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A political weekend to survive, keep a low profile or exist

Photo: Jacques Boissinot archives The Canadian Press Gabriel Nadeau-Dubois, Marc Tanguay (from behind) and Francois Legault will meet their activists this weekend.

Marie-Michèle Sioui and Francois Carabin in Quebec

Posted at 4:32 p.m. Updated at 5:10 p.m.

  • Quebec

A busy political weekend opens this Saturday, as elected officials from the Coalition Avenir Québec, the Liberal Party of Quebec and Quebec Solidaire meet with their activists in Saint-Hyacinthe, Bromont and Jonquière . The leading figures of each party will have the weekend to lay low, exist… or survive.

“It’s ridiculous that we’re all doing this for the same weekend,” agrees an influential liberal in an exchange with Le Devoir. Already in competition with the sunny days of May, political parties will have to compete for the attention of the public and the media.

François Legault's CAQ, which has chosen since the return of the holidays to limit its presence in front of journalists, is coping well with the situation. “In general, you want there to be no slip-ups,” summarizes Pascal Mailhot, who worked in the Parti Québécois of Lucien Bouchard and Bernard Landry, then at the CAQ until 2022. “The advisors , we see these events with a lot of apprehension, and it is a big challenge to keep control of the message. Many efforts are being made for that,” he relates.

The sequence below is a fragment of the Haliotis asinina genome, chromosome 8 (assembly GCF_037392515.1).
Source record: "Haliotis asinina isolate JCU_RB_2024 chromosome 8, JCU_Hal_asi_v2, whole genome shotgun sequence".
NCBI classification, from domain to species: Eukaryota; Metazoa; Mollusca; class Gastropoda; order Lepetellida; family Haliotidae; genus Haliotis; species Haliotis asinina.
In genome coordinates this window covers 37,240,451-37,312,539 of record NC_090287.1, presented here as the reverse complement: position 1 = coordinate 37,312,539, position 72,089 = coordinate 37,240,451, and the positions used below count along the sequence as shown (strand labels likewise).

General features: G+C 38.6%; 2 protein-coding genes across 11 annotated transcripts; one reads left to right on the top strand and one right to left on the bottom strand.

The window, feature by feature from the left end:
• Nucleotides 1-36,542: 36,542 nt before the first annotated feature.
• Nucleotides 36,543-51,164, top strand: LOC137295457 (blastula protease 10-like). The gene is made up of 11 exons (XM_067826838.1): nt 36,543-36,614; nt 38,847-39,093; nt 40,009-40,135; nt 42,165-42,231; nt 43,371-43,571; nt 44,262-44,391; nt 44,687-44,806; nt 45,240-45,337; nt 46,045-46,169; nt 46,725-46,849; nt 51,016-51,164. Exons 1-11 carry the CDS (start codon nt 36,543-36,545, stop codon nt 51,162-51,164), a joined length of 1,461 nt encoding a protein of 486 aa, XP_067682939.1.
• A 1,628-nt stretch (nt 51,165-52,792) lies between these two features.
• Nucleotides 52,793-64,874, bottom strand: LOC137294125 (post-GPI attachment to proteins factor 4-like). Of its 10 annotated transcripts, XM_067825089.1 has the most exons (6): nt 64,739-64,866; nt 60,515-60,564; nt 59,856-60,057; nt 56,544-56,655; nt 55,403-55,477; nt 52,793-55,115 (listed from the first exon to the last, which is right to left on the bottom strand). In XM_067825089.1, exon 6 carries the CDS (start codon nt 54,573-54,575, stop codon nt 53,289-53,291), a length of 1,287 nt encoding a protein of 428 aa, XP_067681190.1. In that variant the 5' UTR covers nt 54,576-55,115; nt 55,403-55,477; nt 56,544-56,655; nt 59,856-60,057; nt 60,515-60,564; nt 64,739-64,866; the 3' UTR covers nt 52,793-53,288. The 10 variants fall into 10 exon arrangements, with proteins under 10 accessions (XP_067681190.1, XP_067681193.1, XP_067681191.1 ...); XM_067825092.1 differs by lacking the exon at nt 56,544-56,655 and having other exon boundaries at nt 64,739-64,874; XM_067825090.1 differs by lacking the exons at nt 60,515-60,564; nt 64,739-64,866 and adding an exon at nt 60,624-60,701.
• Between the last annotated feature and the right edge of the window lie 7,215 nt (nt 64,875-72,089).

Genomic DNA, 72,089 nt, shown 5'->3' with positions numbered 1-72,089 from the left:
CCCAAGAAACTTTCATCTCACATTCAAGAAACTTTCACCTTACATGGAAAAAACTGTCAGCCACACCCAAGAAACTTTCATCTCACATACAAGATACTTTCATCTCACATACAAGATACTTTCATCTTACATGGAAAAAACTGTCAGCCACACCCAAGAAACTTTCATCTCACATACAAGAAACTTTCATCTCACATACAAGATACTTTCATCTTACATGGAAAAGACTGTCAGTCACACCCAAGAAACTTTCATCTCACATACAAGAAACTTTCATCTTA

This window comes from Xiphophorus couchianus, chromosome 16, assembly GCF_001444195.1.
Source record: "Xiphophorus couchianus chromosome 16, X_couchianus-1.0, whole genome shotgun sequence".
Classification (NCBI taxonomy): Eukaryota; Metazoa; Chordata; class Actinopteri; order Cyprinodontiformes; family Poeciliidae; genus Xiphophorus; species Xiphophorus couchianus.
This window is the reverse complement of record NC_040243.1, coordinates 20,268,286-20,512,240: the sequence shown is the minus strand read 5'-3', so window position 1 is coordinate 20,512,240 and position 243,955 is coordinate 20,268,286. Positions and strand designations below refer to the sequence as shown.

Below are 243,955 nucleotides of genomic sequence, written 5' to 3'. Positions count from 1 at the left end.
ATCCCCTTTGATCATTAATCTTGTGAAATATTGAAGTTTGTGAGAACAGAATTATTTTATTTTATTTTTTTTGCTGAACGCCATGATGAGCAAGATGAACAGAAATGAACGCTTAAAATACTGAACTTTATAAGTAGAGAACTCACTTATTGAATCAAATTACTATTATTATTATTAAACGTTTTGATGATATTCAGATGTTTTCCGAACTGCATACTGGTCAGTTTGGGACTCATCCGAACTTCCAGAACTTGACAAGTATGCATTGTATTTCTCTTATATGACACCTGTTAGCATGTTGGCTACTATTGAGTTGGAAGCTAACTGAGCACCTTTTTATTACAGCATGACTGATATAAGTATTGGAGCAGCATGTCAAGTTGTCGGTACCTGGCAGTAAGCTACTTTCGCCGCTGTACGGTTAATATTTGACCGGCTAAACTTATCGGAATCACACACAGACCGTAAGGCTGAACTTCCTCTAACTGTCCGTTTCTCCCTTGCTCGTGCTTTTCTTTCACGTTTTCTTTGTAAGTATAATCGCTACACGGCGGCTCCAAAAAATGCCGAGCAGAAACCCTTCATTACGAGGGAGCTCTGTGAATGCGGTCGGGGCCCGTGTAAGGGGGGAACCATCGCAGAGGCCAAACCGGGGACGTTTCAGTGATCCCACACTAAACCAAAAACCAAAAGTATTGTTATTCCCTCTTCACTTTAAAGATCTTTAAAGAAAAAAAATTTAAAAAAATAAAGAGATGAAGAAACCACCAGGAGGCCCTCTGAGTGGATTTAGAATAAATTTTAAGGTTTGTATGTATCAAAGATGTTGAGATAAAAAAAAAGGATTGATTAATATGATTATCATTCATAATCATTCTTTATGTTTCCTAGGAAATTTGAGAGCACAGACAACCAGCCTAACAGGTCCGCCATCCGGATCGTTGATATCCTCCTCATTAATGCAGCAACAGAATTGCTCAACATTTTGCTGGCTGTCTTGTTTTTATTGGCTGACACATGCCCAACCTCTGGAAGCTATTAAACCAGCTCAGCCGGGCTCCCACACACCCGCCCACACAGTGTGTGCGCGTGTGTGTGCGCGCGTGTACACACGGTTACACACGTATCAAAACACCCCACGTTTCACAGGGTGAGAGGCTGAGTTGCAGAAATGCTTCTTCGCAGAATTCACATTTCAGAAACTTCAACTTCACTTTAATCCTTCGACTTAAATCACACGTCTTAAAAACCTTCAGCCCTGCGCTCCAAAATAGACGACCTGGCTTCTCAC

The general director of the CAQ, Brigitte Legault, says she wants to ensure that “the basics are put, that the activists are there, that everything is rolling”. The weekend will also serve to strengthen ties between the 700 activists expected in Saint-Hyacinthe, in a context where support for Chief Legault is fading according to the polls. “Activism is precious and a rare commodity,” underlines Ms. Legault.

The CAQ general council will take place on a single day, that of Saturday – which will be dedicated to questions relating to social media and artificial intelligence – and not two. The reasons are financial. Members live in a difficult economic context, the party officially argues. The CAQ is suffering the repercussions of its decision to deprive itself of a million dollars per year by renouncing popular funding in the wake of controversies over its funding cocktails, we hear unofficially.

The Caquistes would have juggled with the possibility of announcing something “substantial” at the end of the general council on Saturday. They will ultimately be content to make proposals related to the issues on the program, such as that of its succession committee, which wants to prohibit those under 16 from opening an account on a social network. The Prime Minister will nevertheless take the opportunity to reiterate his immigration demands, with a view to a new meeting with his Canadian counterpart Justin Trudeau, scheduled for the end of June.

It makes or breaks at QS

In any case, many eyes will be turned towards QS, weakened by the heartbreaks which have followed the departure of co-spokesperson Émilise Lessard-Therrien, then invigorated by a rare transpartisan collaboration that led to the tabling on Wednesday of a bill to protect tenants from evictions.

QS members usually meet twice a year. The weekend's national council was therefore nothing extraordinary… until Ms. Lessard-Therrien slammed the door last month. Her departure message, in which she pointed out the difficulties in imposing her mark in the upper echelons of QS, shook the leadership of co-spokesperson Gabriel Nadeau-Dubois.